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Piper v. State Farm Mut. Auto. Ins. Co.





Appeal by defendant from the Circuit Court of Jackson county; the Hon. C.E. WRIGHT, Judge, presiding. Heard in this court at the October term, 1953. Judgment reversed. Opinion filed October 31, 1953. Released for publication December 22, 1953.


The plaintiff, Ernie Piper, had obtained an automobile insurance policy from the defendant, State Farm Mutual Automobile Insurance Company. The policy was dated September 15, 1950, and was for six months' period, expiring March 15, 1951.

During this period, on November 30, 1950, the plaintiff's automobile was involved in a collision resulting in injuries and damages to other persons. The company denied liability under the policy, informed plaintiff thereof, and also notified the parties asserting claims thereof, but the plaintiff effected settlements with the other persons and paid out sums of money to them aggregating $500 or more, and brought this suit to obtain reimbursement from the insurance company. A jury returned a verdict for $500 in favor of the plaintiff and judgment was entered thereon from which this appeal was taken. The defendant had filed appropriate motions for directed verdict and for new trial, all of which had been overruled.

The defenses offered were these: That the insurance policy had been cancelled as of November 28, 1950, for nonpayment of premium and due notice thereof was given plaintiff. The policy had been reinstated as of December 2, 1950, when the company received the premium from the plaintiff, without notice that the automobile had been involved in an accident in the interim.

The plaintiff did not deny any of these statements of fact, but asserted that the alleged nonpayment of premium, and cancellation, had been waived.

A second defense was that the evidence discloses the plaintiff was not driving his car at the time of the collision and no evidence of agency was offered nor any evidence of circumstances which would indicate liability or fault of the plaintiff or the driver of plaintiff's car. The plaintiff paid the claims to avoid suspension of his license under the Safety Responsibility law, and made no attempt to show that he was actually liable to the claimants. From which the defendant argues there is no basis to hold it liable, even if the policy was in force, since it did not contract to pay without question, any asserted claims, regardless of their validity.

There were also objections to rulings on evidence and instructions, and the further defense that the company was not liable for mere voluntary settlements made by the plaintiff. On this appeal, the plaintiff now asserts that his suit was not upon the policy but for damages for breach of contract.

There was no contract introduced in evidence other than the policy, and we know of no principle of law by which a plaintiff suing for damages for breach of contract can assert better or different terms of a contract than those in the contract alleged to be breached or cancelled. The case was tried by plaintiff on the theory that the nonpayment of premium had been waived, and the policy reinstated and in full force and effect; and the jury was instructed on that basis.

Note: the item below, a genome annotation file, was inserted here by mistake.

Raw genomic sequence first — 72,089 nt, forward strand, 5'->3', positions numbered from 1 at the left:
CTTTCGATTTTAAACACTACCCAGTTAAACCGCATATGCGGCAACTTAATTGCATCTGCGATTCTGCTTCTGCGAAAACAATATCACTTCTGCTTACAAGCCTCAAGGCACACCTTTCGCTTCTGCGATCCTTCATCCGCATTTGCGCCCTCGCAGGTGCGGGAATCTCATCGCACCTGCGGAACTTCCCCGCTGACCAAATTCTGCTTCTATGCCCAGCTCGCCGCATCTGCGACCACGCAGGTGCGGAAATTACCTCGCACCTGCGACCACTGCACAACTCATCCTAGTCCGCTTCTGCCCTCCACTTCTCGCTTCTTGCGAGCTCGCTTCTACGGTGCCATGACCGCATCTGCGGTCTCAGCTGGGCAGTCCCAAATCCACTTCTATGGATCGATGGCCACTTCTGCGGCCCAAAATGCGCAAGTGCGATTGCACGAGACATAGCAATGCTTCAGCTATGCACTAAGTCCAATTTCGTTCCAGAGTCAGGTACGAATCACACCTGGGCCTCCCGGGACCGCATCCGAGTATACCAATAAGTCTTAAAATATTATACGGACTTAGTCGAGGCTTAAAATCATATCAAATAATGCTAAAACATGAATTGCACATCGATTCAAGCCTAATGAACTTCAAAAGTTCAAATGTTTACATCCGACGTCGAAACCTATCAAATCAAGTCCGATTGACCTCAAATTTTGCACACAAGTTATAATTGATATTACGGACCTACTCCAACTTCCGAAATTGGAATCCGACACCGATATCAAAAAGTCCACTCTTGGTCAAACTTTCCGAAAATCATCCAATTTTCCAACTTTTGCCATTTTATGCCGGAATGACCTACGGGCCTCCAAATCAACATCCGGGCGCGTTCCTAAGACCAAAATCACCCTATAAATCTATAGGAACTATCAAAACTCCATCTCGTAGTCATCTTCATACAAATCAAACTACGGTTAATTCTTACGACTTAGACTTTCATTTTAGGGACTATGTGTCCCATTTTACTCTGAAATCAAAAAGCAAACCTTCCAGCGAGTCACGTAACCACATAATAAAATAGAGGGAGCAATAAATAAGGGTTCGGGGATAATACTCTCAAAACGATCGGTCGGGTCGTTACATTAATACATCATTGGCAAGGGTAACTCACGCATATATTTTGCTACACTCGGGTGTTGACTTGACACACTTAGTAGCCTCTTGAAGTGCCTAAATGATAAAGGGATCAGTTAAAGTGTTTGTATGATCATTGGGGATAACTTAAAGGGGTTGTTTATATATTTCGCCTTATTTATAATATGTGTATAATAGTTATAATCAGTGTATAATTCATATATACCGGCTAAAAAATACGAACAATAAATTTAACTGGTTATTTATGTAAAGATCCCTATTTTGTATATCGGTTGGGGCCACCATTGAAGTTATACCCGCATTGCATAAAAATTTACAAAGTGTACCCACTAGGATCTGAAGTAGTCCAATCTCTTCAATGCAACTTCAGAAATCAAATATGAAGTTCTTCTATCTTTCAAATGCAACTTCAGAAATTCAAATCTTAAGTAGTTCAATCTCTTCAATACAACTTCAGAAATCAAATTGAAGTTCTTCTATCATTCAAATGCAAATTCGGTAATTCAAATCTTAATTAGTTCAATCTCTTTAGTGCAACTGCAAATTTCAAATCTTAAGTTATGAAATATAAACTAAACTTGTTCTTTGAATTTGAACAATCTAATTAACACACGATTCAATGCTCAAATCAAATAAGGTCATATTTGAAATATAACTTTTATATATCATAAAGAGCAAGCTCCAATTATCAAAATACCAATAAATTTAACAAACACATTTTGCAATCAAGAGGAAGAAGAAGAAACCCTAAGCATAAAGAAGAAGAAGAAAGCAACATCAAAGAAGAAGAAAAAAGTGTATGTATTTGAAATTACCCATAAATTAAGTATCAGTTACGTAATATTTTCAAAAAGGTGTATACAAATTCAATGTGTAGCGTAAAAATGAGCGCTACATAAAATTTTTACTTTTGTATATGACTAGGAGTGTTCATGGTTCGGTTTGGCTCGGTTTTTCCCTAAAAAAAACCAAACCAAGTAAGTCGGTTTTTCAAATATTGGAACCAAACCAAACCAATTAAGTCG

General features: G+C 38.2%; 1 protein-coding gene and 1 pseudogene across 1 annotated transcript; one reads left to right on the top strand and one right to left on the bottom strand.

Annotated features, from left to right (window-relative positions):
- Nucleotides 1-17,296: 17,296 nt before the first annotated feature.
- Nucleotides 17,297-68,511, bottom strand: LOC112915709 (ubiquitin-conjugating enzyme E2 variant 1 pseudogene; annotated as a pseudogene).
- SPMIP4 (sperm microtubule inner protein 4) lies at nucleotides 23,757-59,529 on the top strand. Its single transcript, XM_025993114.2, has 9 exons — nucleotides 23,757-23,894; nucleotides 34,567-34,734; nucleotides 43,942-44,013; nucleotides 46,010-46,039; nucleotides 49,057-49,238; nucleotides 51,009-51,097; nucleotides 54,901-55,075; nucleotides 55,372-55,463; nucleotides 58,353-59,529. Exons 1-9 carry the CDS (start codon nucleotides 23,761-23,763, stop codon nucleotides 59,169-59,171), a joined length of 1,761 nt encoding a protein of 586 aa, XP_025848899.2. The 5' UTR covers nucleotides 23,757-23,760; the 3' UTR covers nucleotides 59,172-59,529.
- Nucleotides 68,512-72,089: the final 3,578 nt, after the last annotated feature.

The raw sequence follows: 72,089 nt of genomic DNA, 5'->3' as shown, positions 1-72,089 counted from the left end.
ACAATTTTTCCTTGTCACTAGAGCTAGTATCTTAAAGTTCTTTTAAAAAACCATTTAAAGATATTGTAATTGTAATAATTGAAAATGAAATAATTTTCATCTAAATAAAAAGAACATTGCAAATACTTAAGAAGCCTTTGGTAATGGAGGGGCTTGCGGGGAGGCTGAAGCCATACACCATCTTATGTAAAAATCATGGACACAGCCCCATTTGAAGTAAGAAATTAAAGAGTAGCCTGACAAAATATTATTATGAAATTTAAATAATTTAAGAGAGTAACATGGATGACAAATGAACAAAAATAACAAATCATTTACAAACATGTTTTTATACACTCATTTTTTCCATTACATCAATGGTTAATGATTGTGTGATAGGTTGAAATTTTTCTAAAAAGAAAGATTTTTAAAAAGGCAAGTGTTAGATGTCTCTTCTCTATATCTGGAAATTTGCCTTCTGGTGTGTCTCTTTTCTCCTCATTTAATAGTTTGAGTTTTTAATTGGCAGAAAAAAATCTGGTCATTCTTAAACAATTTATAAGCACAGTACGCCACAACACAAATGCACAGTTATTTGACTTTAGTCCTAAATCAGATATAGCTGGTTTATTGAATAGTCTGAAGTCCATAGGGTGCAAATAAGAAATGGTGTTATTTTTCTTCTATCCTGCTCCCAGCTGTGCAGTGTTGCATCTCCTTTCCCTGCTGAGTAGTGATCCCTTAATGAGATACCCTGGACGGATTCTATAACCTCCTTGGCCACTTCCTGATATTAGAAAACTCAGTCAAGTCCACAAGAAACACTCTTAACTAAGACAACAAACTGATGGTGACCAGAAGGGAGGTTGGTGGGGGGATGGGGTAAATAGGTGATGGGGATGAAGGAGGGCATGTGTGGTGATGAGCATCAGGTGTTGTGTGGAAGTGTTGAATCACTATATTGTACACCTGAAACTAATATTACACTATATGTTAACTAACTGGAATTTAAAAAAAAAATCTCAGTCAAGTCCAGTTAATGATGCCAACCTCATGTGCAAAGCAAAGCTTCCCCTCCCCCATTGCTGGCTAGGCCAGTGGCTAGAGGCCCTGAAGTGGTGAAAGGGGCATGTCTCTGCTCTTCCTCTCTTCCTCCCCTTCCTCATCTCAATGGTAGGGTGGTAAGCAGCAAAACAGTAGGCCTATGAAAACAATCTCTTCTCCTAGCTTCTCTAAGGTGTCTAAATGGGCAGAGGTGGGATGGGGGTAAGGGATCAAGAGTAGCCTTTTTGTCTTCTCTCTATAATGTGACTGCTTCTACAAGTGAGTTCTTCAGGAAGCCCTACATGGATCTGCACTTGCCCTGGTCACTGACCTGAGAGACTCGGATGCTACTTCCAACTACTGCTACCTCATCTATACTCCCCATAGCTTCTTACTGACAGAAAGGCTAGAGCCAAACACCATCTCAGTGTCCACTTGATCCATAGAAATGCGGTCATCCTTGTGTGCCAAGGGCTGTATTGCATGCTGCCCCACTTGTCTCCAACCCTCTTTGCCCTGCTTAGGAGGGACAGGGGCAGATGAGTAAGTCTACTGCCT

In our opinion the plaintiff has no possible basis to claim damages from the company if the policy was actually cancelled for nonpayment of premium before the collision and was not in force at that time.

On the other hand, if the policy was still in force as plaintiff contended, it contained this provision: "No action shall lie against the company unless, as a condition precedent thereto, the insured shall have fully complied with all the terms of this policy, nor until the amount of the insured's obligation to pay shall have been finally determined either by judgment against the insured after actual trial or by written agreement of the insured, the claimant and the company."

Considering this last defense first, we are of the opinion it is decisive of the case. While no precedent has been cited to this court from the State of Illinois, this type of provision has been considered by many courts in a variety of jurisdictions.

There are some variations in the decided cases where an insured purports to make a settlement only for such liability as he may have in excess of his insurance coverage. No such question is presented in this case. Otherwise, every court which has considered the provision above quoted has held it valid, enforceable, and essential.

In the case of Wisconsin Zinc Company v. Fidelity & Deposit Co., 162 Wis. 39, 155 N.W. 1081, the court said: "It is pretty evident that, if the insurer entrusted the matter of making settlements to its numerous policy holders, its existence would be precarious. We are all apt to be generous when it comes to spending the money of others. So long as the law countenances, and to some extent encourages, insurance of this character, the right of making voluntary settlements must, almost as a matter of necessity, rest with the insurer rather than with the insured. An insurance company could hardly be expected to do business on any other basis, because it furnishes the only safeguard available against the payment of excessive damages."

In Thacher v. Aetna Accident & Liability Co. of Hartford, Conn., 287 Fed. 484, 28 A.L.R. 1280, the court held that the above type of clause was valid and the insurer was entitled to its protection on the specific ground that an insurance company does ...

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